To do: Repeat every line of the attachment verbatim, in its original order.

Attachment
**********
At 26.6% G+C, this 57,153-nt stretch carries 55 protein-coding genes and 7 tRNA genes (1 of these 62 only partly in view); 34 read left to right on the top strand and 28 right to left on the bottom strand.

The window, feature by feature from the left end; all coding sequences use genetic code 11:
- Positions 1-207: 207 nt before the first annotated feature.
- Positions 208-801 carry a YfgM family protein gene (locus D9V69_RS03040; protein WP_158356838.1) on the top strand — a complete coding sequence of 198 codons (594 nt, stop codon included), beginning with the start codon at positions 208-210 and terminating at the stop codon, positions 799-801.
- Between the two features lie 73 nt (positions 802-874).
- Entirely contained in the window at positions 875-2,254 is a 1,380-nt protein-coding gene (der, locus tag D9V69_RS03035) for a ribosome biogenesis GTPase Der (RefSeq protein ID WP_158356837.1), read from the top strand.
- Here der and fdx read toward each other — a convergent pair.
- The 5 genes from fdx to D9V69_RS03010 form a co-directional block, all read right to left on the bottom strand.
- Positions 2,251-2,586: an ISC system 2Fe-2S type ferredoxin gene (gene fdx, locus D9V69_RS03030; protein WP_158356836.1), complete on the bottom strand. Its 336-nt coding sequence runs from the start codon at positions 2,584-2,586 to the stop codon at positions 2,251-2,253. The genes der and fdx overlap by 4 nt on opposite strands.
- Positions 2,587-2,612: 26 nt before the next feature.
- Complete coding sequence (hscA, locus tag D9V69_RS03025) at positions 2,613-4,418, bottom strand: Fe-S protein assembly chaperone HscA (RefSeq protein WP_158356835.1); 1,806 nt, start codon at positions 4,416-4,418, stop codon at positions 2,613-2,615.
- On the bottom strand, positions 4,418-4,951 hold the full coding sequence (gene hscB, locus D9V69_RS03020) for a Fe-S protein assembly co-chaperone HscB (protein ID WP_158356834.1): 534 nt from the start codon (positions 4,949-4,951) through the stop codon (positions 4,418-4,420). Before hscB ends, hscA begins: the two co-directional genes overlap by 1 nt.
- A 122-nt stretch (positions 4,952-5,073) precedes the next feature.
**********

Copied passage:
At 26.6% G+C, this 57,153-nt stretch carries 55 protein-coding genes and 7 tRNA genes (1 of these 62 only partly in view); 34 read left to right on the top strand and 28 right to left on the bottom strand.

The window, feature by feature from the left end; all coding sequences use genetic code 11:
- Positions 1-207: 207 nt before the first annotated feature.
- Positions 208-801 carry a YfgM family protein gene (locus D9V69_RS03040; protein WP_158356838.1) on the top strand — a complete coding sequence of 198 codons (594 nt, stop codon included), beginning with the start codon at positions 208-210 and terminating at the stop codon, positions 799-801.
- Between the two features lie 73 nt (positions 802-874).
- Entirely contained in the window at positions 875-2,254 is a 1,380-nt protein-coding gene (der, locus tag D9V69_RS03035) for a ribosome biogenesis GTPase Der (RefSeq protein ID WP_158356837.1), read from the top strand.
- Here der and fdx read toward each other — a convergent pair.
- The 5 genes from fdx to D9V69_RS03010 form a co-directional block, all read right to left on the bottom strand.
- Positions 2,251-2,586: an ISC system 2Fe-2S type ferredoxin gene (gene fdx, locus D9V69_RS03030; protein WP_158356836.1), complete on the bottom strand. Its 336-nt coding sequence runs from the start codon at positions 2,584-2,586 to the stop codon at positions 2,251-2,253. The genes der and fdx overlap by 4 nt on opposite strands.
- Positions 2,587-2,612: 26 nt before the next feature.
- Complete coding sequence (hscA, locus tag D9V69_RS03025) at positions 2,613-4,418, bottom strand: Fe-S protein assembly chaperone HscA (RefSeq protein WP_158356835.1); 1,806 nt, start codon at positions 4,416-4,418, stop codon at positions 2,613-2,615.
- On the bottom strand, positions 4,418-4,951 hold the full coding sequence (gene hscB, locus D9V69_RS03020) for a Fe-S protein assembly co-chaperone HscB (protein ID WP_158356834.1): 534 nt from the start codon (positions 4,949-4,951) through the stop codon (positions 4,418-4,420). Before hscB ends, hscA begins: the two co-directional genes overlap by 1 nt.
- A 122-nt stretch (positions 4,952-5,073) precedes the next feature.